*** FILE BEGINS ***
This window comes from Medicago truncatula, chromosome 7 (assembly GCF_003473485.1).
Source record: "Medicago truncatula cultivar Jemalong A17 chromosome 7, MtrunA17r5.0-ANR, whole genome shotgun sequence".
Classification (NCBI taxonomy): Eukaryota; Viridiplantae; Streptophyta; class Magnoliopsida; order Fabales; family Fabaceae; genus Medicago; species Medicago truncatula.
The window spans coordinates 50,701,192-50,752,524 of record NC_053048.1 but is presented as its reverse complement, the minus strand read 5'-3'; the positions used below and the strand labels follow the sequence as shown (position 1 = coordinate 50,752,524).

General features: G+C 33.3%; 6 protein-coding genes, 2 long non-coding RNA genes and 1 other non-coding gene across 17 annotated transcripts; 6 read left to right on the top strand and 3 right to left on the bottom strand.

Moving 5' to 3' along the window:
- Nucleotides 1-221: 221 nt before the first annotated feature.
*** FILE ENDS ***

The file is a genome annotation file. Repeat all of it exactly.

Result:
This window comes from Medicago truncatula, chromosome 7 (assembly GCF_003473485.1).
Source record: "Medicago truncatula cultivar Jemalong A17 chromosome 7, MtrunA17r5.0-ANR, whole genome shotgun sequence".
Classification (NCBI taxonomy): Eukaryota; Viridiplantae; Streptophyta; class Magnoliopsida; order Fabales; family Fabaceae; genus Medicago; species Medicago truncatula.
The window spans coordinates 50,701,192-50,752,524 of record NC_053048.1 but is presented as its reverse complement, the minus strand read 5'-3'; the positions used below and the strand labels follow the sequence as shown (position 1 = coordinate 50,752,524).

General features: G+C 33.3%; 6 protein-coding genes, 2 long non-coding RNA genes and 1 other non-coding gene across 17 annotated transcripts; 6 read left to right on the top strand and 3 right to left on the bottom strand.

Moving 5' to 3' along the window:
- Nucleotides 1-221: 221 nt before the first annotated feature.